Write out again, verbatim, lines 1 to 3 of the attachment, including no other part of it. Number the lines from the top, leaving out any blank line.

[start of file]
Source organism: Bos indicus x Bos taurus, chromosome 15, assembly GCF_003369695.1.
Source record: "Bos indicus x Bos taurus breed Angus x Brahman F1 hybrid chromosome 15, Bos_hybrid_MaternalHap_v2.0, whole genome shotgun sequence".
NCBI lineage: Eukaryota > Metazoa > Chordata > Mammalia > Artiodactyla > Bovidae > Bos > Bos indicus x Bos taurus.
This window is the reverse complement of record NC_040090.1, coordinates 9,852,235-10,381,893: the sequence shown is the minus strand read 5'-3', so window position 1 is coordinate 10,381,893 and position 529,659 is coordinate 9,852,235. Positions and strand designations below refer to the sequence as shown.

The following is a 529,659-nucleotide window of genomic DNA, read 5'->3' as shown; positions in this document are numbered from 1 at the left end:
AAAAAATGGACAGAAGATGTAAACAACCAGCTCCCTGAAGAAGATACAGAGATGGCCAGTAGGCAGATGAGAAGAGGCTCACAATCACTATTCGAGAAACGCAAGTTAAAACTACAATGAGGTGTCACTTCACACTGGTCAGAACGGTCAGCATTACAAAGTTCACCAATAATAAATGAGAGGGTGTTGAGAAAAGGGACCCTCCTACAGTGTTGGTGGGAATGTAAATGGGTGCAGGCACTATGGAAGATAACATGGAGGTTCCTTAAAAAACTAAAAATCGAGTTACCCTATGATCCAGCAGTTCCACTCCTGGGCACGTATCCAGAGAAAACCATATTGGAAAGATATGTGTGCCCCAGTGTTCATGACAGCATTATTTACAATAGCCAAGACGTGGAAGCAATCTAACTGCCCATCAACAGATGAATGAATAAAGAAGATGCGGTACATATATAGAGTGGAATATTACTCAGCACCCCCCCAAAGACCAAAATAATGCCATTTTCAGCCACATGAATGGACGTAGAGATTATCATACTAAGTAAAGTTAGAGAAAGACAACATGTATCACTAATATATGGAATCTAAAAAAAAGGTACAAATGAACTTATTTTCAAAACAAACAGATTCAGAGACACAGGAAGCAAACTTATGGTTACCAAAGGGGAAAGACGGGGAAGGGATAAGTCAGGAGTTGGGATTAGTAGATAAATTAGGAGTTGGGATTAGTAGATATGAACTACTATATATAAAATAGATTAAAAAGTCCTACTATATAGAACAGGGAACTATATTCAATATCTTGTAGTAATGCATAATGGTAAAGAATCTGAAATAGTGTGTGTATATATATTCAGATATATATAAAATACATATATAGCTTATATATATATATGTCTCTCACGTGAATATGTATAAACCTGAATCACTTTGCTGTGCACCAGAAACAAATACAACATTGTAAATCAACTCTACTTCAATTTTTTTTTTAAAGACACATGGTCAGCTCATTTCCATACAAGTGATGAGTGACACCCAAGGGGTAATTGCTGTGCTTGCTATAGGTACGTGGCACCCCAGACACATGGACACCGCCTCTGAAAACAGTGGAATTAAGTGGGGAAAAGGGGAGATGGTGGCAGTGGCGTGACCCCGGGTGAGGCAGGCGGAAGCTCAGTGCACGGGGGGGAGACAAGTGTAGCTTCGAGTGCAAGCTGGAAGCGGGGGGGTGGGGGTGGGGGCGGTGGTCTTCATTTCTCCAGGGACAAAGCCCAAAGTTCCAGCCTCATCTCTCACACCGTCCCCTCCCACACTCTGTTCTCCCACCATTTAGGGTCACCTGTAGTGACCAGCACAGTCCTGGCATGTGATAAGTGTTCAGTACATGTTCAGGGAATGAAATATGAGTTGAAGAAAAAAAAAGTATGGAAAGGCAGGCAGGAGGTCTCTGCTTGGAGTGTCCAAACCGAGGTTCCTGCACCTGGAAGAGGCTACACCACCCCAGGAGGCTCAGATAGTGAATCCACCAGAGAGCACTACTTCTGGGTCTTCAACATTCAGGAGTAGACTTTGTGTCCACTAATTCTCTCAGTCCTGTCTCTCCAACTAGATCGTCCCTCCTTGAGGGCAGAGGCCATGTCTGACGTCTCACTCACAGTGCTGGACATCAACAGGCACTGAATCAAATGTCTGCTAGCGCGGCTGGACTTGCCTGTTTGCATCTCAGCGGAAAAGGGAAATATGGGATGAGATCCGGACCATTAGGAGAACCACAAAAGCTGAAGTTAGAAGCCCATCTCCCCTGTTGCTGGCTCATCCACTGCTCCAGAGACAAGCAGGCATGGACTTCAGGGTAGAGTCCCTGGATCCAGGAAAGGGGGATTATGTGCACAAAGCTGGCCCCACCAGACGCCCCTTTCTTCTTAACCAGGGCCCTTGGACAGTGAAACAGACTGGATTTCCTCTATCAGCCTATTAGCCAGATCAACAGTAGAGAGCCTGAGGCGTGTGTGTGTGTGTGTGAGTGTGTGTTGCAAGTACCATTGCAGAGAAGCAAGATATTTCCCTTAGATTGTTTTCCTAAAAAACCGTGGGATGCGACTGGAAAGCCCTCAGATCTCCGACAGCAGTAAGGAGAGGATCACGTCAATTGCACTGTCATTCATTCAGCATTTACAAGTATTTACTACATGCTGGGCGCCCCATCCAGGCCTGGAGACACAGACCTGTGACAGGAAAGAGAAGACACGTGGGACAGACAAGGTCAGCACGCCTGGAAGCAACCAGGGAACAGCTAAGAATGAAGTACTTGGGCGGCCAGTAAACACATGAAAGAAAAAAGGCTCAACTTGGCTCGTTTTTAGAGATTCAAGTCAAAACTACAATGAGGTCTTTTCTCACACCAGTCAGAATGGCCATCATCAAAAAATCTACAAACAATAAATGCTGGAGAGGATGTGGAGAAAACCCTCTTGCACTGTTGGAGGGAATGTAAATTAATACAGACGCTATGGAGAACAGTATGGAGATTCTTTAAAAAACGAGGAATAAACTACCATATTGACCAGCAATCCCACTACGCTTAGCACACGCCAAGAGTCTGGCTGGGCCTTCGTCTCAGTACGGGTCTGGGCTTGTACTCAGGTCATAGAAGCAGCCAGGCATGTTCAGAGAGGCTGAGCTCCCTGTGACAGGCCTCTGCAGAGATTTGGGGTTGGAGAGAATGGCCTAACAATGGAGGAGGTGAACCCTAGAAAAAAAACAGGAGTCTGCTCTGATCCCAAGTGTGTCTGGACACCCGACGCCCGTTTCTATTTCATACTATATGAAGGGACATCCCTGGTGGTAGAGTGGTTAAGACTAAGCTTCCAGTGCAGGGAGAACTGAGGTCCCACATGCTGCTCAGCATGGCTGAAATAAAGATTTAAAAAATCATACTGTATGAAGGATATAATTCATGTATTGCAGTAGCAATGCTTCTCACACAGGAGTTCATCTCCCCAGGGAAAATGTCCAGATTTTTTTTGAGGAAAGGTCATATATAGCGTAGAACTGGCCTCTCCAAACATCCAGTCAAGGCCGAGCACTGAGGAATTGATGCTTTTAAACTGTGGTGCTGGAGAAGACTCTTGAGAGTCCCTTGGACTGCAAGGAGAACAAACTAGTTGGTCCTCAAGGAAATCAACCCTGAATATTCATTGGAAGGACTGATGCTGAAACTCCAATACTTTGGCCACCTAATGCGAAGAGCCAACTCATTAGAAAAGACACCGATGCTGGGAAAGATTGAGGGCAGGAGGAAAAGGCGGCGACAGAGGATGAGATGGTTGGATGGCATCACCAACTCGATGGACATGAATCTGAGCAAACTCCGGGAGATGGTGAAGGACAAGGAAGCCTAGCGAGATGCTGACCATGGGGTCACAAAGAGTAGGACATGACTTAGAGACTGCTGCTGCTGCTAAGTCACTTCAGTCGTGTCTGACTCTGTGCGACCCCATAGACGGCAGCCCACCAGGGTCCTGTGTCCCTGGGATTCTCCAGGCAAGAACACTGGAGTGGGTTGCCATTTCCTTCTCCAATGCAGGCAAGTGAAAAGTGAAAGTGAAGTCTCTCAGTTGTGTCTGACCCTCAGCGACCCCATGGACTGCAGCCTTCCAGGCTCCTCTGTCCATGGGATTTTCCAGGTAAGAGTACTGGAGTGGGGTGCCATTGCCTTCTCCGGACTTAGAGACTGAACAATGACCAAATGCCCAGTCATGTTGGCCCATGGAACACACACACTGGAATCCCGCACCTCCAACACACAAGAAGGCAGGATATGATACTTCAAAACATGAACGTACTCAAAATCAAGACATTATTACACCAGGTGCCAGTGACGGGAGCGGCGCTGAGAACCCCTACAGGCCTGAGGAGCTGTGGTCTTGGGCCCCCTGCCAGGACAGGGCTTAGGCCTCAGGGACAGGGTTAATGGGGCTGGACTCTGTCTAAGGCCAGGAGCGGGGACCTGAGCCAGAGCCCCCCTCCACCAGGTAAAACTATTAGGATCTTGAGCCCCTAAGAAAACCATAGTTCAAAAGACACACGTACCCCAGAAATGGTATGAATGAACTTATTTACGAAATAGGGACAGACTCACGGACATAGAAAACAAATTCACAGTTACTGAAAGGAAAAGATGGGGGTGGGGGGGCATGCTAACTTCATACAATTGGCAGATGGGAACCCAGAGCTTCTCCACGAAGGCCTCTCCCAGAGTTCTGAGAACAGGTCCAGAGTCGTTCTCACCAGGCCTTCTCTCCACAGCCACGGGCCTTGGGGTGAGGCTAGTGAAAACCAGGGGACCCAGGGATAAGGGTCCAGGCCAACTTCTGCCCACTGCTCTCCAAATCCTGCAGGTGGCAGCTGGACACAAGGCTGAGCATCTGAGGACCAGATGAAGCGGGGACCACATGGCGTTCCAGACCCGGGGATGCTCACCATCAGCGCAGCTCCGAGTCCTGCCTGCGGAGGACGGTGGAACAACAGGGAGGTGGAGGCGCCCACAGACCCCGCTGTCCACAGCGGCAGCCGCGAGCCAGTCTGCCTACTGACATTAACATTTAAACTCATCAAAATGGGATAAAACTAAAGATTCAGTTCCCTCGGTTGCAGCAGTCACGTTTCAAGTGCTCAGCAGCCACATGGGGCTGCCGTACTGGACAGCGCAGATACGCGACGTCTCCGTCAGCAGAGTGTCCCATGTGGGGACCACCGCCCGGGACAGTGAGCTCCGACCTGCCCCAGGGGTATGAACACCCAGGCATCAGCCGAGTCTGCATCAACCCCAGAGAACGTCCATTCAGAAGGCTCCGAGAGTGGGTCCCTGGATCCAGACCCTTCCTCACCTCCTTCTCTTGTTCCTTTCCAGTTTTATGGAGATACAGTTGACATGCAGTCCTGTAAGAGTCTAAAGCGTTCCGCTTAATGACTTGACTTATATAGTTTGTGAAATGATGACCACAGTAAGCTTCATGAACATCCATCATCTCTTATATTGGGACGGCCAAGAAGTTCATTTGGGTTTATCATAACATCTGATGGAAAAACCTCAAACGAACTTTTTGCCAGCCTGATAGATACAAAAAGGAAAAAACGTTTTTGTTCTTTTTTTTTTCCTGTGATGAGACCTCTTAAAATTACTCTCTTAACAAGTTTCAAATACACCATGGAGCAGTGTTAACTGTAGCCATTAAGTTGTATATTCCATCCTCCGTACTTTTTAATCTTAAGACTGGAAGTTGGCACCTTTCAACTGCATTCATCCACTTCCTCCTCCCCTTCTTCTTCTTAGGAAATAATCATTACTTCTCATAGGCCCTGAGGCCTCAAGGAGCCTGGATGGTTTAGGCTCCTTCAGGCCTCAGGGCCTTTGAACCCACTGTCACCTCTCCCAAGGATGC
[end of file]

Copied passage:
Source organism: Bos indicus x Bos taurus, chromosome 15, assembly GCF_003369695.1.
Source record: "Bos indicus x Bos taurus breed Angus x Brahman F1 hybrid chromosome 15, Bos_hybrid_MaternalHap_v2.0, whole genome shotgun sequence".
NCBI lineage: Eukaryota > Metazoa > Chordata > Mammalia > Artiodactyla > Bovidae > Bos > Bos indicus x Bos taurus.